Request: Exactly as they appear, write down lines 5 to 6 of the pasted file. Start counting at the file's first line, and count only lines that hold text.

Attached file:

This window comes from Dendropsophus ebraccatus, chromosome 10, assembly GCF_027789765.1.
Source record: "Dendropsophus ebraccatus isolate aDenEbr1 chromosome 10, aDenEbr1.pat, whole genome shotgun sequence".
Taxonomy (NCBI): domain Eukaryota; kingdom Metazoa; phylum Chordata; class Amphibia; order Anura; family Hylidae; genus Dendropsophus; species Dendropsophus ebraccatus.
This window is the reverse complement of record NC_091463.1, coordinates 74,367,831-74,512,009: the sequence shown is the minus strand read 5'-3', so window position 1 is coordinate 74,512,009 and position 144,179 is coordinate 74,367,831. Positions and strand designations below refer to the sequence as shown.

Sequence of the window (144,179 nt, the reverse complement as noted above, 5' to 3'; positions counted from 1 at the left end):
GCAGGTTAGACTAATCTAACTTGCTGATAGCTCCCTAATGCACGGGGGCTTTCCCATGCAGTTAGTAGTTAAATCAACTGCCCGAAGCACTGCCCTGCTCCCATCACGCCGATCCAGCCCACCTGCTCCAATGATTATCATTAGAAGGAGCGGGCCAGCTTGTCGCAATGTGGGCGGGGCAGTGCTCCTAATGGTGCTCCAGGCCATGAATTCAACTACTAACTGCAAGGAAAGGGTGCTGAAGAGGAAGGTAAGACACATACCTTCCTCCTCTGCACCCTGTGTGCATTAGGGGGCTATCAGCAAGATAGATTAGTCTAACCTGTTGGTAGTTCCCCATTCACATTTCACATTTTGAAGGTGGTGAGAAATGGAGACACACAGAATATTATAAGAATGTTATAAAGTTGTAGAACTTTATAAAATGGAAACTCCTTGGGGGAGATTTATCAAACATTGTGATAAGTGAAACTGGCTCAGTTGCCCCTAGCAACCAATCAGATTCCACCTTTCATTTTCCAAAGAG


Sequence of the window (144,179 nt, the reverse complement as noted above, 5' to 3'; positions counted from 1 at the left end):
GCAGGTTAGACTAATCTAACTTGCTGATAGCTCCCTAATGCACGGGGGCTTTCCCATGCAGTTAGTAGTTAAATCAACTGCCCGAAGCACTGCCCTGCTCCCATCACGCCGATCCAGCCCACCTGCTCCAATGATTATCATTAGAAGGAGCGGGCCAGCTTGTCGCAATGTGGGCGGGGCAGTGCTCCTAATGGTGCTCCAGGCCATGAATTCAACTACTAACTGCAAGGAAAGGGTGCTGAAGAGGAAGGTAAGACACATACCTTCCTCCTCTGCACCCTGTGTGCATTAGGGGGCTATCAGCAAGATAGATTAGTCTAACCTGTTGGTAGTTCCCCATTCACATTTCACATTTTGAAGGTGGTGAGAAATGGAGACACACAGAATATTATAAGAATGTTATAAAGTTGTAGAACTTTATAAAATGGAAACTCCTTGGGGGAGATTTATCAAACATTGTGATAAGTGAAACTGGCTCAGTTGCCCCTAGCAACCAATCAGATTCCACCTTTCATTTTCCAAAGAG